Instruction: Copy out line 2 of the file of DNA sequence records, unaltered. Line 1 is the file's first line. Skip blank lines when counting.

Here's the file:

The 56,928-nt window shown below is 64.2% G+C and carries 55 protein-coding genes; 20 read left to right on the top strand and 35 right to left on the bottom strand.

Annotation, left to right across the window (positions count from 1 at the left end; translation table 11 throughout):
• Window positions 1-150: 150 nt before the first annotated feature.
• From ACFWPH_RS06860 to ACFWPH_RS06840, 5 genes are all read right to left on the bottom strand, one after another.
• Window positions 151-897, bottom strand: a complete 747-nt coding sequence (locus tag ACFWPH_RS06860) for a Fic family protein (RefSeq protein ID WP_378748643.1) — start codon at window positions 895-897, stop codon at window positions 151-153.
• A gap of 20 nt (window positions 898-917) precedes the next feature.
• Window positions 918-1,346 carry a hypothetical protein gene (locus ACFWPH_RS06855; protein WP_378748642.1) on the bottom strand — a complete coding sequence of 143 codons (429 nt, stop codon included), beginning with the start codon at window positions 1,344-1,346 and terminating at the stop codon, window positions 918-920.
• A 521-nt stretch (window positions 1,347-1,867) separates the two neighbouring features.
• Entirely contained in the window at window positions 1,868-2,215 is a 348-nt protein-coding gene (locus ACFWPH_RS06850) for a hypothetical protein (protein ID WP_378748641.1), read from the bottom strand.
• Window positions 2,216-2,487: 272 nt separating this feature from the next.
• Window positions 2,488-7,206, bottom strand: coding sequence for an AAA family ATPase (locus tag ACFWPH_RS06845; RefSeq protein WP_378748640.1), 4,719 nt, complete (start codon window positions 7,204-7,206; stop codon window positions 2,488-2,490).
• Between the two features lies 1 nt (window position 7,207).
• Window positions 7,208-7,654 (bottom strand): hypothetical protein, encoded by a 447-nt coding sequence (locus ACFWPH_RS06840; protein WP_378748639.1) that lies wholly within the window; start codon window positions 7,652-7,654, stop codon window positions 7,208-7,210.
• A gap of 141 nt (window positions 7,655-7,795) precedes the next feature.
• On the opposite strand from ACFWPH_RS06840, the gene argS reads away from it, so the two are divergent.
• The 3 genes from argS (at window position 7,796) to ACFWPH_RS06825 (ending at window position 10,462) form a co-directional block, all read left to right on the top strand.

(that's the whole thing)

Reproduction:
Annotation, left to right across the window (positions count from 1 at the left end; translation table 11 throughout):